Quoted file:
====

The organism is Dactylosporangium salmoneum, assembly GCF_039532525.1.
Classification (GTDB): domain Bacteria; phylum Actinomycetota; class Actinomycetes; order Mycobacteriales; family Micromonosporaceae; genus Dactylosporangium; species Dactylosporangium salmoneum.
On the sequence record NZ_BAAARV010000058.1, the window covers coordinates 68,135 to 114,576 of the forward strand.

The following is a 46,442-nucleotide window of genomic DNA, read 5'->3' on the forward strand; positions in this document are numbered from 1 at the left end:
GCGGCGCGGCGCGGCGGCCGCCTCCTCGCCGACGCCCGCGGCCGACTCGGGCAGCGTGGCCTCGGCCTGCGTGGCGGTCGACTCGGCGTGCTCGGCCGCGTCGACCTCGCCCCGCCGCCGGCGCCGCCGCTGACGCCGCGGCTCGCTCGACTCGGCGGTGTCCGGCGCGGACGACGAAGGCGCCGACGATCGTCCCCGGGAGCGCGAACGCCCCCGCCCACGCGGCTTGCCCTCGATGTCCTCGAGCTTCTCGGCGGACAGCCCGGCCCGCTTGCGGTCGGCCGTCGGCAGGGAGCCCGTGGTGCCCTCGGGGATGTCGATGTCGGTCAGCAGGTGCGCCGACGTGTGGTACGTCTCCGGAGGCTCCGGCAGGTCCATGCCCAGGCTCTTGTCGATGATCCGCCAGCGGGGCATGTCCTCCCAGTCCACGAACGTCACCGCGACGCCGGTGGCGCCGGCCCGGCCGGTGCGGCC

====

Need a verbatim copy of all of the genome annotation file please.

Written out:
The organism is Dactylosporangium salmoneum, assembly GCF_039532525.1.
Classification (GTDB): domain Bacteria; phylum Actinomycetota; class Actinomycetes; order Mycobacteriales; family Micromonosporaceae; genus Dactylosporangium; species Dactylosporangium salmoneum.
On the sequence record NZ_BAAARV010000058.1, the window covers coordinates 68,135 to 114,576 of the forward strand.

The following is a 46,442-nucleotide window of genomic DNA, read 5'->3' on the forward strand; positions in this document are numbered from 1 at the left end:
GCGGCGCGGCGCGGCGGCCGCCTCCTCGCCGACGCCCGCGGCCGACTCGGGCAGCGTGGCCTCGGCCTGCGTGGCGGTCGACTCGGCGTGCTCGGCCGCGTCGACCTCGCCCCGCCGCCGGCGCCGCCGCTGACGCCGCGGCTCGCTCGACTCGGCGGTGTCCGGCGCGGACGACGAAGGCGCCGACGATCGTCCCCGGGAGCGCGAACGCCCCCGCCCACGCGGCTTGCCCTCGATGTCCTCGAGCTTCTCGGCGGACAGCCCGGCCCGCTTGCGGTCGGCCGTCGGCAGGGAGCCCGTGGTGCCCTCGGGGATGTCGATGTCGGTCAGCAGGTGCGCCGACGTGTGGTACGTCTCCGGAGGCTCCGGCAGGTCCATGCCCAGGCTCTTGTCGATGATCCGCCAGCGGGGCATGTCCTCCCAGTCCACGAACGTCACCGCGACGCCGGTGGCGCCGGCCCGGCCGGTGCGGCC